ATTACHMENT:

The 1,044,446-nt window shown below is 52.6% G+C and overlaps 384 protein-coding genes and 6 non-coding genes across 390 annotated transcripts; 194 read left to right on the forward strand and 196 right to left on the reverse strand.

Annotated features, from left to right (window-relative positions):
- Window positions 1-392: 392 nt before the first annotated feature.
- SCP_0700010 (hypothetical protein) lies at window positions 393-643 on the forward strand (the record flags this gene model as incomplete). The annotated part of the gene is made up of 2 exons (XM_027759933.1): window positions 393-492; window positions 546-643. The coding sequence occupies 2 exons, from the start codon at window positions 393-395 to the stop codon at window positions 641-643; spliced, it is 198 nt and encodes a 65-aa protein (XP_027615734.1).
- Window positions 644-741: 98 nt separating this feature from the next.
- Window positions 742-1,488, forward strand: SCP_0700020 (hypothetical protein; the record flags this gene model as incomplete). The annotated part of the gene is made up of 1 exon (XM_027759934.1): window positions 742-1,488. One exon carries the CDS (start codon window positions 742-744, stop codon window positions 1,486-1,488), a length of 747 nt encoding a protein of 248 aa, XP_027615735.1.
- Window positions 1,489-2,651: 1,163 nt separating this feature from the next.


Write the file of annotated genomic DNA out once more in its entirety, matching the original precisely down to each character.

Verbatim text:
The 1,044,446-nt window shown below is 52.6% G+C and overlaps 384 protein-coding genes and 6 non-coding genes across 390 annotated transcripts; 194 read left to right on the forward strand and 196 right to left on the reverse strand.

Annotated features, from left to right (window-relative positions):
- Window positions 1-392: 392 nt before the first annotated feature.
- SCP_0700010 (hypothetical protein) lies at window positions 393-643 on the forward strand (the record flags this gene model as incomplete). The annotated part of the gene is made up of 2 exons (XM_027759933.1): window positions 393-492; window positions 546-643. The coding sequence occupies 2 exons, from the start codon at window positions 393-395 to the stop codon at window positions 641-643; spliced, it is 198 nt and encodes a 65-aa protein (XP_027615734.1).
- Window positions 644-741: 98 nt separating this feature from the next.
- Window positions 742-1,488, forward strand: SCP_0700020 (hypothetical protein; the record flags this gene model as incomplete). The annotated part of the gene is made up of 1 exon (XM_027759934.1): window positions 742-1,488. One exon carries the CDS (start codon window positions 742-744, stop codon window positions 1,486-1,488), a length of 747 nt encoding a protein of 248 aa, XP_027615735.1.
- Window positions 1,489-2,651: 1,163 nt separating this feature from the next.